Digital Procedures 

Procedures performed in the big toe are typically too far distal (forward from the bunion) to truly correct the major portion of a bunion deformity.  For this reason, these procedures are usually adjunctive procedures, done as part of an overall reconstructive procedure involving both the metatarsal and an abnormally-oriented great toe.  These procedures are not frequently done in isolation.   

Akin Procedure Another very old procedure, the Akin remains the best known and most frequently chosen procedure in this group.  While once described as the primary procedure to address a bunion, it is now very rarely done in isolation.  Rather, it lives on mostly as an adjunctive procedure to add to a bunion surgery when the great toe is bowed.

The Akin involves taking a wedge of bone out of the great toe bone and reorienting the bone.  

The bone cut is typically made where the deformity in the bone is most pronounced.  For example, the
Proximal Akin involves removing a wedge of bone from the base of the first big toe bone.  (This would be represented by the lower bone cut on the diagram to the right.)  

A Distal Akin is the same procedure performed farther from the toe joint and closer to the toe nail.  This is demonstrated in the upper bone cut on the diagram to the right.   

An Oblique Akin is performed with the wedge of bone removed in an angular fashion diagonally across the first great toe bone.  The example of the Distal Akin above is an oblique bone cut.  Oblique bone cuts are typically made to allow for screw insertion.  An example is represented by the angled bone cut on the top of the diagram to the right.  

A Cylindrical Akin shouldn't really be called an Akin at all, as there is no wedge of bone removed.  Rather, this procedure involves making a curved cut in the base of the first big toe bone, thereby allowing the rest of the toe to be realigned.  The advantage of this procedure is that there is no bone removed in the procedure, so it shortens the big toe less than the other Akin procedures above.  The disadvantage is that it is less stable post-operatively, and really needs excellent fixation.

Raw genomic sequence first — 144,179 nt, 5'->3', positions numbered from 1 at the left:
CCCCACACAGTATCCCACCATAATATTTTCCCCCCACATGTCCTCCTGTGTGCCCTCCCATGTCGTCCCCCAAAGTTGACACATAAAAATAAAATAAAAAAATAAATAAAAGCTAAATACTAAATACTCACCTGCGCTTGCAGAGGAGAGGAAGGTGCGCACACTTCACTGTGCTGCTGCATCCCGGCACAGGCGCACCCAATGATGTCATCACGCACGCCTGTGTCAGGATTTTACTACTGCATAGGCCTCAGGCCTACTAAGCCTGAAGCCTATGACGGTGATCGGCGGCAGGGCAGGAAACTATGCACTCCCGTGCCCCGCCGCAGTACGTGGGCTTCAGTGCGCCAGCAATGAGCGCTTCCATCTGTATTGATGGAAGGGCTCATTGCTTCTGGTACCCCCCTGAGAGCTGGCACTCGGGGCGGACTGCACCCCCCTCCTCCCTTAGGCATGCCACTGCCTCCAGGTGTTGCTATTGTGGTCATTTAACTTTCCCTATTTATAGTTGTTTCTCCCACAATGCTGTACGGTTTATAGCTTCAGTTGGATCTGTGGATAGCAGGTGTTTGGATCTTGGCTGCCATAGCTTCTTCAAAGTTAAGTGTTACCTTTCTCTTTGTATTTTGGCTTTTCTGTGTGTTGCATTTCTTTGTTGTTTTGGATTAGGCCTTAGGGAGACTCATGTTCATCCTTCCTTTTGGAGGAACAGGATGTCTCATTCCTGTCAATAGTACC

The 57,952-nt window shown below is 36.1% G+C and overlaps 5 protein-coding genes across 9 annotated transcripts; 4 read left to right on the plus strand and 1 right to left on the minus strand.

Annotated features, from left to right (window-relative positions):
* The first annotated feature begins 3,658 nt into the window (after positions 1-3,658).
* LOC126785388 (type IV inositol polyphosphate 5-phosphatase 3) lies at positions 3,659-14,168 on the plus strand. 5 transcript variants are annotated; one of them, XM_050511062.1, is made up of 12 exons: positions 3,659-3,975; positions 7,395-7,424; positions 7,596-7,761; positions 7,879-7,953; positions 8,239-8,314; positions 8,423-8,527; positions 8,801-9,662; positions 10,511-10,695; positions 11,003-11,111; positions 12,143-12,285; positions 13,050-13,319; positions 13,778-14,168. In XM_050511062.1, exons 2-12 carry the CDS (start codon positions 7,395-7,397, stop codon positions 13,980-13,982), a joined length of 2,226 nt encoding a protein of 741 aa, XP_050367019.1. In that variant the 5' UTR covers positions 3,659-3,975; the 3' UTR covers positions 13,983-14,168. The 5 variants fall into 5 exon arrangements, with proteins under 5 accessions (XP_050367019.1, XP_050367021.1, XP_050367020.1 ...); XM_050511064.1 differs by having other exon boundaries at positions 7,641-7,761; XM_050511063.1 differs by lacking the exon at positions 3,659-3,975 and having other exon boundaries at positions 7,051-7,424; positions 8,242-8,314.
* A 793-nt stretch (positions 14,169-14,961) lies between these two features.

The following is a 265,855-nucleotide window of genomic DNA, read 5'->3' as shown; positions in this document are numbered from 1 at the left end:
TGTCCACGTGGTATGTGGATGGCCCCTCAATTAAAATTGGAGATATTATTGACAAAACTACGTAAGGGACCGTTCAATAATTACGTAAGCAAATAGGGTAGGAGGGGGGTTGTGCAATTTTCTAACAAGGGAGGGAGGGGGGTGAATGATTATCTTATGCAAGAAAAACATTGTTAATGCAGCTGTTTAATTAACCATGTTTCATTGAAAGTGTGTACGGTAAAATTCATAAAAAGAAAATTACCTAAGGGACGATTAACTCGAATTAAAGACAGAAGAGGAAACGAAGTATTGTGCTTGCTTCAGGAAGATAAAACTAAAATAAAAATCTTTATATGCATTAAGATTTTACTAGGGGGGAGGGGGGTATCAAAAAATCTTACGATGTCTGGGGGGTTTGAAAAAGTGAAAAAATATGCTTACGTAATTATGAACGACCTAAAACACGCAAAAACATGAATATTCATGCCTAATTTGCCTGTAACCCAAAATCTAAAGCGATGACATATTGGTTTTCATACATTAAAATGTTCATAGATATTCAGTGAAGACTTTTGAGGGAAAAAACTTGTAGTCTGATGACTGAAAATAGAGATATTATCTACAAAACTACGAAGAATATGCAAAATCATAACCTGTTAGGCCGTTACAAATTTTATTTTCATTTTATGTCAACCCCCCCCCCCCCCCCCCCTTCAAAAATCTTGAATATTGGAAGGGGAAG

Schumacher Procedure This procedure was devised by Dr. Schumacher to straighten the great toe like an traditional Akin, but with the advantage of not removing any bone--just as the Cylindrical Akin does.  This procedure allows the correction to be achieved without shortening the big toe--in fact in can be lengthened slightly.  The advantage over the Cylindrical Akin is that it is more stable post-operatively.   The disadvantage is that somewhat more soft-tissue dissection is required than with either the traditional Akin or the Cylindrical Akin.  

Regnauld Procedure This procedure is designed specifically to shorten an excessively long big toe.  Not frequently performed, as there are other, technically easier ways to accomplish this goal.  

Combination Procedures     

Logroscino Procedure This procedure is a Closing Base Wedge Osteotomy (CBWO) (described in the Base Osteotomies section) to close down an enlarged intermetatarsal angle, coupled with a Reverdin procedure (described in the Head Osteotomies section) to reorient the cartilage.   

Stamm Procedure
Discussed above in the Procedures Proximal to the First Metatarsal section, this procedure is basically an Opening Base Wedge Osteotomy (OBWO), (see details under the heading Base Osteotomies) to correct an enlarged intermetatarsal angle, with a Keller procedure added to remove a severely arthritic joint (see details under the heading Joint Destructive Procedures).

While these are two examples of "combination" procedures, there are actually dozens of other procedures, especially when you consider all the possibilities just from combining two or three of these procedures to address multiple abnormalities.    

Some of these combinations are named after people like the two listed above.  Others are simply the original names of the procedures combined with hyphens.   For example, one could choose an Austin-Keller, a Youngswick-Akin, a Reverdin with a Medial Capsulorraphy, and so forth.  


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S. A. Schumacher, D.P.M., F.A.C.F.A.S., F.A.C.F.A.O.M.